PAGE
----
Kelly Brown buzzing after winging his way back to Glasgow Warriors

Former Scotland skipper feels the spirit of the Glasgow he left ten years ago is still there as he relishes new assistant coach role

Friday, 18th September 2020, 7:30 am
Kelly Brown at BT Murrayfield last month for his first match as a Glasgow Warriors assistant coach in the 1872 Cup decider. Picture: Craig WilliamsonSRU/SNS
Kelly Brown at BT Murrayfield last month for his first match as a Glasgow Warriors assistant coach in the 1872 Cup decider. Picture: Craig WilliamsonSRU/SNS

The days of the “Killer Bs” may seem a bit distant now but at least one has made his way back to the Glasgow Warriors hive.

Kelly Brown was part of the famed back-row trio alongside John Barclay and Johnnie Beattie, who were mainstays of both Glasgow and Scotland a decade ago. All three spread their wings and headed to pastures new as Barclay enjoyed a long stint at Scarlets, Beattie roamed around France and Brown, the Borders boy and former Earlston High School, forged a decade-long home with Saracens in north London as player and coach.

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The now 38-year-old has been tempted back to his homeland, which he represented 64 times, 14 as skipper, to take up a role as assistant to new head coach Danny Wilson, specialising in work on contact and lineout defence, getting his first taste of the new job in last month’s Edinburgh double header.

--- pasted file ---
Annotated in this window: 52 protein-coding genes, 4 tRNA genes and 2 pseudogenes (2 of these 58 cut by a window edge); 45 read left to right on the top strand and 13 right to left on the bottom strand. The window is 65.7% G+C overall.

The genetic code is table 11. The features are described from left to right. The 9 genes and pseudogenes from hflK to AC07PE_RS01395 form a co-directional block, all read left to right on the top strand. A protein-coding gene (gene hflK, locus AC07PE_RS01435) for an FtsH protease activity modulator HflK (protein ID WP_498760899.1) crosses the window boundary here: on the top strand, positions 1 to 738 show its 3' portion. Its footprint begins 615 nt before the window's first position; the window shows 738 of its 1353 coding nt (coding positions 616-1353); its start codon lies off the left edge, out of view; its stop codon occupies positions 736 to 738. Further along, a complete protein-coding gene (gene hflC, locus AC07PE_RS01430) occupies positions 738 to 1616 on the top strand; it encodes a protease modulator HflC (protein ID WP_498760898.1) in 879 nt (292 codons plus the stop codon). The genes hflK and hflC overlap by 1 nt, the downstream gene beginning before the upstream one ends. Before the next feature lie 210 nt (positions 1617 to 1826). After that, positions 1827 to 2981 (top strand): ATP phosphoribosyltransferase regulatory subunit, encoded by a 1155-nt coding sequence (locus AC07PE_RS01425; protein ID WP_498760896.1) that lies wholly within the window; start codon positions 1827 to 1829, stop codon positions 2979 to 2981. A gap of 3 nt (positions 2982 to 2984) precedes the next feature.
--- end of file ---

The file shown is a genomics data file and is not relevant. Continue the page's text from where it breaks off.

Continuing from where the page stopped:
“It was sudden. I’d been speaking to Danny because I’d done a bit of stuff with Scotland over the past two or three years,” explained Brown. “So I’d got to know him and we’d speak every now and again to discuss ideas around contact and that sort of stuff.

“Then we had a couple of calls over the lockdown period to discuss things we were looking at, at our different clubs. And then I got a call from him and he said there was an opportunity and would I be keen? It’s a club I know and love and hard as it was to leave Saracens I was very excited about the opportunity to come back to Scotland.”

Brown has been hurt by the recent turmoil to engulf Sarries in the past year as a salary-cap breach led to the European superpower being relegated to the second-tier Championship as punishment. It came as a shock to the Scot who viewed the tawdry business as something alien to the culture and family atmosphere which captured his heart since his move south in 2010.

“I’ve got a lot of love for that club and I was definitely sad to leave,” he said. “I’ve got a lot of good friends and it’s been an amazing place to be for ten years. I was also a bit sad to be leaving because the opportunity they have now to build again, that’s an amazing opportunity. I’ve nothing but fond memories of my time there and it’s one of two clubs I love.

“The thing that amazed me the most when I went to Saracens was we never spoke about winning. We spoke about going and making memories and I thought that was a brilliant way to do it.”